Here’s how this should go:
I say, “Just got off the phone with Jimmy Kimmel, and we shot the breeze for an hour and he invited me to the guest house he’s renovating in Northern California.”
You say, “Whoa! THE Jimmy Kimmel?”
And I say, “Sure, the one who owns a winery in Mendocino; duh. Who did you think I meant?”
Then we laugh and laugh, and drink and maybe drop some blotter tabs, and I tell you that the first question I asked him—the one that almost cost me the interview—was, “So how Jewish is Sarah Silverman in the sack?”
…The only reason it didn’t cost me the interview is that it turns out that not only does Mendocino Kimmel have a sense of humor, he actually knows Hollywood Jimmy, and exchanges emails with him about fly fishing and wine and the price of tea in China.
Neither seems to be unsettled by the nominal coincidence, and that’s because they are both emotionally healthy gentlemen. Personally, I avoid Googling my name because I find it disturbing to know that I am not the Chris Kassel, I am merely a Chris Kassel.
Chardonnay Day… It Rhymes!
The reason I went through all this convoluted psycho-drama in the first place is because today is Chardonnay Day, which normally wouldn’t give me much cause to break out the ticker tape and titanium pyrotechnics, but Kimmel Vineyards sent me a bottle of 2012 Mendocino Chardonnay, and I wound up loving everything surrounding it, accounting for it, engulfing it—I loved the Kimmel konnection, the Mendocino appellation, the winemaker and above all, the wine.
Mendocino is the kind of appellation that fans of California Esoteric are drawn to, primarily because it isn’t Napa or Sonoma. Said Kimmel (once our conversation found less obnoxious ground): “I considered buying property in Napa or Sonoma, but ultimately, I could never be happy there. Or, I think, anywhere outside Mendocino.”
And who can blame him? Mendocino County is gorgeous; not only is it perched on the foggy, moody, picturesque North coast, it is tree country long before it is grape country. Contained within the quarter million acres are the largest redwoods in the world; more than 60% of the AVA is forest.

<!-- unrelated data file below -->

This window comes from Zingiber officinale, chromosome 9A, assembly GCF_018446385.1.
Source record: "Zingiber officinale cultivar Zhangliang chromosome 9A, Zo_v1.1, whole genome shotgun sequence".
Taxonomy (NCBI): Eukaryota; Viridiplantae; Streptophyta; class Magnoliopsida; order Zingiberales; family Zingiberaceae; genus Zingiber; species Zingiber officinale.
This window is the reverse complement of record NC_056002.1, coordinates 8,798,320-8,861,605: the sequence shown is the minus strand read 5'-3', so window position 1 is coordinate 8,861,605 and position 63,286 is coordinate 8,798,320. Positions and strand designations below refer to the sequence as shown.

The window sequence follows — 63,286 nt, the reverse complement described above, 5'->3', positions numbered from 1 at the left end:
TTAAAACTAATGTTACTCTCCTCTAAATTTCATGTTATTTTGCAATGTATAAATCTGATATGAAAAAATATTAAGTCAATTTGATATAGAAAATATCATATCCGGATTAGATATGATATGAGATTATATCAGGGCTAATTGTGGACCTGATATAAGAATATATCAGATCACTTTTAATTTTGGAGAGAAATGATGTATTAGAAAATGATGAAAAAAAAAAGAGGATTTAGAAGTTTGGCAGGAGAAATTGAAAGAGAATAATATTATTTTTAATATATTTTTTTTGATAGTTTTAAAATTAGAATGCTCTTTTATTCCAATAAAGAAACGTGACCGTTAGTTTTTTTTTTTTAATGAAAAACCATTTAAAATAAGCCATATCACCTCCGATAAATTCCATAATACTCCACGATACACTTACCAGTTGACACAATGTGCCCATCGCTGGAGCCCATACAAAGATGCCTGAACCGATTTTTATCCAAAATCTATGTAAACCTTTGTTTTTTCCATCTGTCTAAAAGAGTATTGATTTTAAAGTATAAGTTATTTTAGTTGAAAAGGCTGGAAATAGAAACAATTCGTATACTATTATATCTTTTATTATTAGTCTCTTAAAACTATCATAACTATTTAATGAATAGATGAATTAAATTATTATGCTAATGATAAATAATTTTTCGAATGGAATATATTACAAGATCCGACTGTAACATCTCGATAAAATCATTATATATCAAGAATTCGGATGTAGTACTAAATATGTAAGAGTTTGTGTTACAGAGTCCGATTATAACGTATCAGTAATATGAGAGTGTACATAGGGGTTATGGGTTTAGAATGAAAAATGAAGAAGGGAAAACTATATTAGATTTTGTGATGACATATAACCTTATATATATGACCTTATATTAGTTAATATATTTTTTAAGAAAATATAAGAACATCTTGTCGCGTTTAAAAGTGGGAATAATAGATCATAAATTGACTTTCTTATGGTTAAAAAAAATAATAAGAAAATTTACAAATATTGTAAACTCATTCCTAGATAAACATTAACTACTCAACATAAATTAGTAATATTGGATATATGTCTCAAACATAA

Winemakers have known since the 1850s that the rest is prime wine country, with the requisite diurnal temperature shifts to preserve acids at night while packing in sugars during the day. In my estimation, it’s prettier than Napa at a fraction of the real estate price, so the wines—with the potential to be phenomenal—have a much more favorable value/quality ratio.
And so do the wine tours.
Kimmel Vineyards is thirty-seven miles from the Pacific Ocean, and the accommodating winds play well against the North Coast heat. It is typical of a top wine estate in both product and posterity; at the helm sits 91-year-old Lillian Kimmel, who (along with her late husband) purchased the 1100 acre ranch in 1963 and set out to raise cattle, not Chardonnay.
“In high school, I used to fix fences and haul in cows that escaped,” Kimmel tells me. “By 1986, the family took a look around at the Trincheros and Kendall-Jackson and realized it might make more sense to raise something that stayed put at night.”
By that point, the Kimmel family had a lot of connections in the area, and found a ready market for their produce. It was high quality, and planted with circumspection and a sophistication understanding of vine placement. But the grape market fluctuates, and by 2007, they couldn’t recoup costs based on what local people were willing to pay—again, this isn’t Napa, where a ton of grapes averages $4000; they were lucky to command a quarter of that. So, they started crushing their own. They hired Bruce Regalia (from Madrigal) to make the wine—he was a longtime Mendocino resident and understood the place, then as now. Today, he works closely with Mark Welch, the vineyard manager, to sop the most out of the AVA.
The Chardonnay that Jim Kimmel sent my way is bright, balanced and buttery; it shows the keen acidity that is the cornerstone of the climate’s contribution, and is the foundation of what Kimmel describes as ‘food wine’; I drank the 2012—he told me the 2013 vintage is even crisper. Adjusting acids is not part of the Kimmel wine program, and the wines remain true to what the terroir allows.
Solid as the product is, Kimmel claims that his Merlot is the real show-stopper: “Taste it blind with all the biggest names in California Merlot—Duckhorn, Venge, Twomey, etc.—and I can almost guarantee it’s in the top five.”
That’s the kind of self-confidence and self-promotion that Mendocino needs; the sort of self-promotion that occasionally lands one a late night variety show. I vow to do my part. I promised Jimmy Kimmel that I would to set up a blind tasting with the very lineup he suggested in honor of Merlot Day 2016 (November 7) and he, in turn, promised me sloppy seconds with Sarah Silverman. Come November, we’ll see who delivers.
Meanwhile, will somebody please tell Matt Damon we ran out of time?